"During this month of February, we celebrate the contributions Canadians of African and Caribean descent have made to our communities. But we commit to working with our allies to fight for lasting equality and justice for all." — James Clancy, NUPGE National President.
Ottawa (04 Feb. 2015) — Each year, February marks Black History Month. It is a time to celebrate the rich history of, and contributions by, Canadians of African and Caribbean descent. It is also a time to examine our progress, as a society, in expanding and defending equality in our communities. The National Union of Public and General Employees (NUPGE) hopes to use this month to encourage governments and employers to promote, defend and expand a commitment to equality and justice.
Evidence of racial discrimination and inequality surrounds us
It would be impossible to ignore the racial divide that continues to grow in the United States. After unarmed teenager Michael Brown was shot by police in Ferguson, Missouri, and a grand jury refused to indict the officer involved, the city erupted in disappointment and anger. As reported in Mother Jones, Jeffrey Mittman, executive director of the Mousouri chaper of the American Civil Liberties Union's put it in a statement of condolence to Brown's family, "Unarmed African-American men are shot and killed by police at an alarming rate. This pattern must stop."
But it isn't just in the U.S. Similar complaints of unjust and discriminatory treatment of Canadians of African and Caribean descent have been made across our country. Concerns continue to grow as income inequality rises among various ethno-racial groups, and racial profiling continues, particularly of African Canadians, by police. We still see overrepresentation of African Canadians in the prison population and know the discrimination they face generally in the criminal justice system.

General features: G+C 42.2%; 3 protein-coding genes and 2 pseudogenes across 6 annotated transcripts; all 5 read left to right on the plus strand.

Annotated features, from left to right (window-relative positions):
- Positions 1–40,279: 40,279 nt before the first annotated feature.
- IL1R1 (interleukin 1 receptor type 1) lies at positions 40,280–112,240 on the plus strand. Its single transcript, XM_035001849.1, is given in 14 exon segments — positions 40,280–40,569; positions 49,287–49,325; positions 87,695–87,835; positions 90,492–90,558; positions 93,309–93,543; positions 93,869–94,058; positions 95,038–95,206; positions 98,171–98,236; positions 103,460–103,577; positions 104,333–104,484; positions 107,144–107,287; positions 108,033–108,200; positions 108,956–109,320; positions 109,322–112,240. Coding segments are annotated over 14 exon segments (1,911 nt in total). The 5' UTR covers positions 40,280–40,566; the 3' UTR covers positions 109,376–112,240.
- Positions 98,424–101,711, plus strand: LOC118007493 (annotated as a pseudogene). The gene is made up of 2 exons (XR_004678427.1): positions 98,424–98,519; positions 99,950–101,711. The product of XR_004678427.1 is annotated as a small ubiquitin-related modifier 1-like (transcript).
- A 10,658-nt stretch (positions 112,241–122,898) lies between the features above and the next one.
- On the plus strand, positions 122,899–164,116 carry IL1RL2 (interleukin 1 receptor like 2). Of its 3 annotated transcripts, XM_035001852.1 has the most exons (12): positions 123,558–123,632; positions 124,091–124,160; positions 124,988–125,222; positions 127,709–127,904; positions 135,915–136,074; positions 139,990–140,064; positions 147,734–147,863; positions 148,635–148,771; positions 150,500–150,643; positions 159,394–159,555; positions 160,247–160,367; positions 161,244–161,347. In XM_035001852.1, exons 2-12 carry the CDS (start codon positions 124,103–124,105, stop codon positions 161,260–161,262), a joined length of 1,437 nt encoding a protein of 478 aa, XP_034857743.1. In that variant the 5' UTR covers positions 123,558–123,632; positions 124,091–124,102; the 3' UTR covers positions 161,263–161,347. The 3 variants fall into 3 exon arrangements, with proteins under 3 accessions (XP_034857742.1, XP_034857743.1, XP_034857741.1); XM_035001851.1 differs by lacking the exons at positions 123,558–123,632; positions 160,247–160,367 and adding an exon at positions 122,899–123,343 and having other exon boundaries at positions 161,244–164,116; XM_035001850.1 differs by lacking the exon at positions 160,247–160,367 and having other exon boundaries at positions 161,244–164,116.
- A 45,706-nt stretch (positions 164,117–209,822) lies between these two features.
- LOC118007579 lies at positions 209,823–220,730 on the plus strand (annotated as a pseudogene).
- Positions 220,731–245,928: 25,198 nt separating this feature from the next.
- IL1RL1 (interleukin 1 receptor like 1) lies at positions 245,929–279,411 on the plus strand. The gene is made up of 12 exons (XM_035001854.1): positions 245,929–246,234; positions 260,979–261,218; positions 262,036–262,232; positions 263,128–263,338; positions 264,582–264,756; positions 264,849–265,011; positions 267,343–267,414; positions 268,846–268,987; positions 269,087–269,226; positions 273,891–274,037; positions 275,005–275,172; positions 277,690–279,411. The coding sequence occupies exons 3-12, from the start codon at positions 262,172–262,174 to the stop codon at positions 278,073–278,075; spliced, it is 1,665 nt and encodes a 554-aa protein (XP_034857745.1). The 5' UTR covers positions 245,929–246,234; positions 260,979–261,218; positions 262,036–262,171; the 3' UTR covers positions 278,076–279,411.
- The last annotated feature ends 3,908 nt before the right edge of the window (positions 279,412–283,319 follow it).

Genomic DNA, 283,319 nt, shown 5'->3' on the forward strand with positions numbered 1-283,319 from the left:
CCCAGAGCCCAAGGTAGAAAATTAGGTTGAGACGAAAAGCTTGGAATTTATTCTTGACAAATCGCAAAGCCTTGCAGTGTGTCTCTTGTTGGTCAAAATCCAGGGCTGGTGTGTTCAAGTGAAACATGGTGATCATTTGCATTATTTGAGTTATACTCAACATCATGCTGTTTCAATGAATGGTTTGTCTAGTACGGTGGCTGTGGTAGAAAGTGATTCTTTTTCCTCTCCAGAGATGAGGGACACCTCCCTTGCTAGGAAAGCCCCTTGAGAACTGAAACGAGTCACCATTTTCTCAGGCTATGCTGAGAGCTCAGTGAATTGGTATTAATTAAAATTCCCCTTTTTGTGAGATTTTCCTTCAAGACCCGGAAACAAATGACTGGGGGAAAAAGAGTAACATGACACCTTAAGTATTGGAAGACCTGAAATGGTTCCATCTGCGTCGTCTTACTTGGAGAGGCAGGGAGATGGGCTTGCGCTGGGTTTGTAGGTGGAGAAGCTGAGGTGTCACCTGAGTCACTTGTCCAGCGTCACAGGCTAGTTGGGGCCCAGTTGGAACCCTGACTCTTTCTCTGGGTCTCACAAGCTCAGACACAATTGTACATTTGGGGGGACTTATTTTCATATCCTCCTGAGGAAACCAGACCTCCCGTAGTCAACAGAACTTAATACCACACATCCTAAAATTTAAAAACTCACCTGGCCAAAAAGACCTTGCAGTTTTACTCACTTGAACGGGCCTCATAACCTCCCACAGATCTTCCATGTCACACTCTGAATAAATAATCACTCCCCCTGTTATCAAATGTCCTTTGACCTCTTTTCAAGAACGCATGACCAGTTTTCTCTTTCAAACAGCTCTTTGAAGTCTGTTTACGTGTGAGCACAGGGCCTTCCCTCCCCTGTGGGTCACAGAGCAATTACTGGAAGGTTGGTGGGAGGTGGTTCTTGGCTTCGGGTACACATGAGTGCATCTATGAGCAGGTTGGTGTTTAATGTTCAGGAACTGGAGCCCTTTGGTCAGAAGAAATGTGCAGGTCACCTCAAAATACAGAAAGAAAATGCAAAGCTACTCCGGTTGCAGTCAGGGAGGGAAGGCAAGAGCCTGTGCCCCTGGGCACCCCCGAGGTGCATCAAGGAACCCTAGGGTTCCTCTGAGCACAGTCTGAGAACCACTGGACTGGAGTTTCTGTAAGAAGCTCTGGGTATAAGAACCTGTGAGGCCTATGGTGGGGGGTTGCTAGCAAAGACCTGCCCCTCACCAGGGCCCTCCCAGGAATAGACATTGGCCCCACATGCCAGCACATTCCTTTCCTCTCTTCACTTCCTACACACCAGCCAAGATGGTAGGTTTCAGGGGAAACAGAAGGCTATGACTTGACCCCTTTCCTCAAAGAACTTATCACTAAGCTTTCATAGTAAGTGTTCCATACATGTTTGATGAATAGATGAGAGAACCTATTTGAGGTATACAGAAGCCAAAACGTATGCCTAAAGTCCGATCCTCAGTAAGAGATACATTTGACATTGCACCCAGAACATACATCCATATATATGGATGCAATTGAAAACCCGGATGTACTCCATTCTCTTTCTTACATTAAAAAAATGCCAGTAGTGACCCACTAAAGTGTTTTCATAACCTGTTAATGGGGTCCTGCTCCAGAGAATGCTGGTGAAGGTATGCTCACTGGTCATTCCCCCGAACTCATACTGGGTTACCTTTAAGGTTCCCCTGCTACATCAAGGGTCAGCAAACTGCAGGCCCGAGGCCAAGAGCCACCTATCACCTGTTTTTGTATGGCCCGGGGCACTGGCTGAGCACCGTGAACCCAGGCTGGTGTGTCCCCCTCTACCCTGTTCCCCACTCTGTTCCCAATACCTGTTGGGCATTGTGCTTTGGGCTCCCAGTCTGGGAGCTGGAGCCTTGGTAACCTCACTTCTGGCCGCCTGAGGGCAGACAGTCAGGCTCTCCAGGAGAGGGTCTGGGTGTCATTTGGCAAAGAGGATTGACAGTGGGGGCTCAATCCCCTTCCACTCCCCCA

People of colour are disproportionately affected by Income inequality
In Canada, as communities struggle against this tide of economic uncertainty, people are being pitted against each other in many ways. Unfortunately, history has shown that during tough economic times far too often people of colour disproportionally experience the effects of the downturn. It remains true that Canadians of African and Caribbean descent are overrepresented in lower-paying work, manufacturing and precarious work. These are jobs that will often feel the impacts of an economic crisis first.
The lack of good jobs with liveable wages and the increased cuts to public services hit these families the hardest. Women are especially vulnerable during these periods of economic instability, since they face the double burden of work and home, including child and elder care. Consequently, women will feel the effects of job loss and the unstable economy more so than most men.
The National Union believes that it is vitally important that workers of colour, indeed all workers, should not suffer for the economic failures of their employers and governments.
Equality and justice for all
"During this month of February, we celebrate the contributions Canadians of African and Caribean descent have made to our communities, " said Clancy. "But we commit to organizing and mobilizing with our allies to fight against intolerance and for lasting equality and justice for all."
The National Union of Public and General Employees (NUPGE) is one of Canada's largest labour organizations with over 340,000 members. Our mission is to improve the lives of working families and to build a stronger Canada by ensuring our common wealth is used for the common good. NUPGE